What happens when your client receives a flat extra on a life insurance policy? Most of the time when an insured receives an unfavorable offer, it is in the form of a table rating. This is a permanent rating on the policy and can cause varying degrees of increases to the original premium. A flat extra is usually assessed when an insured has had a recent sickness. That sickness is likely to have taken place within a certain time frame that the underwriter deems as still leading to extra risk.
The issue with a flat extra, especially on a term life insurance policy, is that it increases the premium much more dramatically than a table rating. It does usually fall off the policy, but that initial premium may cause your client to balk and not take the coverage at all. On the example attached, a 57 year old male looking for $500,000 of coverage would need to pay $8,120 for 4 years before his premium is decreased to $3,120 for the remaining years of his 20 year term. This equates to a total premium of $82,414 over the course of those 20 years. The total cost of the flat extra ends up being $20,000. That can be a tough obstacle to circumvent when trying to convince the client to accept coverage.
With the flat extra being considered, it is now a great time to position permanent life insurance as an alternative.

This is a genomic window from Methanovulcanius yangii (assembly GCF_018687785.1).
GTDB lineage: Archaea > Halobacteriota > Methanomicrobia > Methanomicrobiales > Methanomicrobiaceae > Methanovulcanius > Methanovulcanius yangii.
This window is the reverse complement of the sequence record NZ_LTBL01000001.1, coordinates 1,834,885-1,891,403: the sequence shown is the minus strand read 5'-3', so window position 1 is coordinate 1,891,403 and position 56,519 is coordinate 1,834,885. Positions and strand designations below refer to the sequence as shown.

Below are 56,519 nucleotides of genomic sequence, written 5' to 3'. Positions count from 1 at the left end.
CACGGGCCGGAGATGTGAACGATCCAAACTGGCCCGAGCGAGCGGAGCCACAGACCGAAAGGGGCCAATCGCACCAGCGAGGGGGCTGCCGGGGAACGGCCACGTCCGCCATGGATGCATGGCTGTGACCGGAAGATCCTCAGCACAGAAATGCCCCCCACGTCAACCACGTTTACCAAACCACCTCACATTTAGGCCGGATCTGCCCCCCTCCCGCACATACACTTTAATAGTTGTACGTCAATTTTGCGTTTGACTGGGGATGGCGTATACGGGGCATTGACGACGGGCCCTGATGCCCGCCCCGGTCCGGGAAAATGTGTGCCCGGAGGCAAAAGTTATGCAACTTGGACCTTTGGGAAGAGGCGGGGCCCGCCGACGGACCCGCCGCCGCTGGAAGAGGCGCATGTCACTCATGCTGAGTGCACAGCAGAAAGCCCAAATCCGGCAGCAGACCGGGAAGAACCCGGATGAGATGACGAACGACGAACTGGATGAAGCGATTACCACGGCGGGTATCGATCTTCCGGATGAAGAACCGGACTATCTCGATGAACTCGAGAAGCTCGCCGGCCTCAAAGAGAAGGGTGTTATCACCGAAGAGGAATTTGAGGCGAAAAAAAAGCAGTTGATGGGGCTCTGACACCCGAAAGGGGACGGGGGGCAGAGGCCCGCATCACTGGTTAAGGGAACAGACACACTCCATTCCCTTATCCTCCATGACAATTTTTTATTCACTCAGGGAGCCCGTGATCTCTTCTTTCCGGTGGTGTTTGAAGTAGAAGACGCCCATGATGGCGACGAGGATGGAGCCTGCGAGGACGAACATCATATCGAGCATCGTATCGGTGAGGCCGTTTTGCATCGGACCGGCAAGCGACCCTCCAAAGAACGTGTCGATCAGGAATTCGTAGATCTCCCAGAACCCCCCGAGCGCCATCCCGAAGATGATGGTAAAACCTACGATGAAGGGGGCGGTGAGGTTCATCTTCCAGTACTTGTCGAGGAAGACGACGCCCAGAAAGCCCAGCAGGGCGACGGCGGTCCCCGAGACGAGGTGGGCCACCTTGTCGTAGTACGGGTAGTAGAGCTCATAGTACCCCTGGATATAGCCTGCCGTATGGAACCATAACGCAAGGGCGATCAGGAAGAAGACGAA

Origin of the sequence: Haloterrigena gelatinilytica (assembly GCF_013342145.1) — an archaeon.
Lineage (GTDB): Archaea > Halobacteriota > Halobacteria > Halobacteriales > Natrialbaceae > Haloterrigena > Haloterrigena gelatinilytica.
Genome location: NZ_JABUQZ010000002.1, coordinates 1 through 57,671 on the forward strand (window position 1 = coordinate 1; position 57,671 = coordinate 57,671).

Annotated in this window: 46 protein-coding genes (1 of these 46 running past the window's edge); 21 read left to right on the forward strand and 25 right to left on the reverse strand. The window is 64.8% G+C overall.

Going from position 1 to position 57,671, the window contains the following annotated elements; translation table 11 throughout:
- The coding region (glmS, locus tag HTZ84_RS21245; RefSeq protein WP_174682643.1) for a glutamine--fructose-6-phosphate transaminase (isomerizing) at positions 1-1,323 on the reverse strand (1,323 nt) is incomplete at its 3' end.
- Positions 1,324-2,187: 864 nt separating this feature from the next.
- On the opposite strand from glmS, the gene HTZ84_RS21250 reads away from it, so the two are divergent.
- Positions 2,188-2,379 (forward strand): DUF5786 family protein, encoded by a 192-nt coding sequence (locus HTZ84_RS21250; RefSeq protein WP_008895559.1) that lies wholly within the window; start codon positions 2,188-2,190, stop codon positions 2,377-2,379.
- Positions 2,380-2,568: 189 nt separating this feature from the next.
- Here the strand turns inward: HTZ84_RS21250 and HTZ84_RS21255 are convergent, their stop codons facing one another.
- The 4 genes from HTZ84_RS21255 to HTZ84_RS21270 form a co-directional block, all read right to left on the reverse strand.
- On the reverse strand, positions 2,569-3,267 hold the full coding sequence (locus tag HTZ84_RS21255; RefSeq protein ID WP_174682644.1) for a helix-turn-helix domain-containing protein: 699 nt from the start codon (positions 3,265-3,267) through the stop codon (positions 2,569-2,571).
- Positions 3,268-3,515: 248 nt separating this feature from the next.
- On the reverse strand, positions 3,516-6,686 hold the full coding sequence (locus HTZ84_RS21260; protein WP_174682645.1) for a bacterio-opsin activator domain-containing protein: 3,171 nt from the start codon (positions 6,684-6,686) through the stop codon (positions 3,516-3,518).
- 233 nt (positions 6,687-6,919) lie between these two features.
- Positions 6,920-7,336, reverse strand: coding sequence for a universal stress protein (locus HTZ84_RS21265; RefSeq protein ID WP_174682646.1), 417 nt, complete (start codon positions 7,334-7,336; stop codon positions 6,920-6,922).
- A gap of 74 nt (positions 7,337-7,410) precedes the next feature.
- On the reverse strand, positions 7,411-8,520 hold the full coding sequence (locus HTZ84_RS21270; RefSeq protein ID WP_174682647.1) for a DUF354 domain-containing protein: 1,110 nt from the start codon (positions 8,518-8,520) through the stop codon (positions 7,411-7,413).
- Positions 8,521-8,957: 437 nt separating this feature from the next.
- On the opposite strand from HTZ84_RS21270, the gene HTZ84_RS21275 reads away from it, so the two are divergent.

In the example attached, using Lincoln’s Wealth Preserve Indexed UL, there are many different options you could look at from a design perspective. But to keep this simple, I have run two.
- The minimum initial premium would have to be $12,774 for the first 4 years. After that, the the client could choose to pay $4,000 per year (this is flexible and you can look at many different scenarios). Assuming a 6.27% rate of return this actually keeps the policy going for 28 years. If the client wanted to be done with coverage in year 20, the surrender value is $66,824 at that point. This means the client is receiving back 58% of his premiums paid. And this also leaves the client with the option of continuing coverage, as opposed to having term coverage run out at the end of 20 years. Net premium cost is $48,272 versus $82,414 on the 20 year term!
- The second option is to pay the $12,774 for 4 years, and then pay $9,000 from years 5 and beyond. This would keep the $500,000 inforce for the client’s lifetime @6.27%. The client now has permanent tax free death benefit protection. In addition, if he/she qualifies, you could consider adding an LTC rider. The rider would allow for up to 4% of the death benefit to be accessible for long term care needs.
While I used Lincoln as an example, this approach has also worked with Nationwide’s products. If your client’s term premium is increased due to an unforeseen underwriting offer, don’t overlook taking a different approach. Premium might be more, but the value added could close that gap and get your client to see valuable benefits.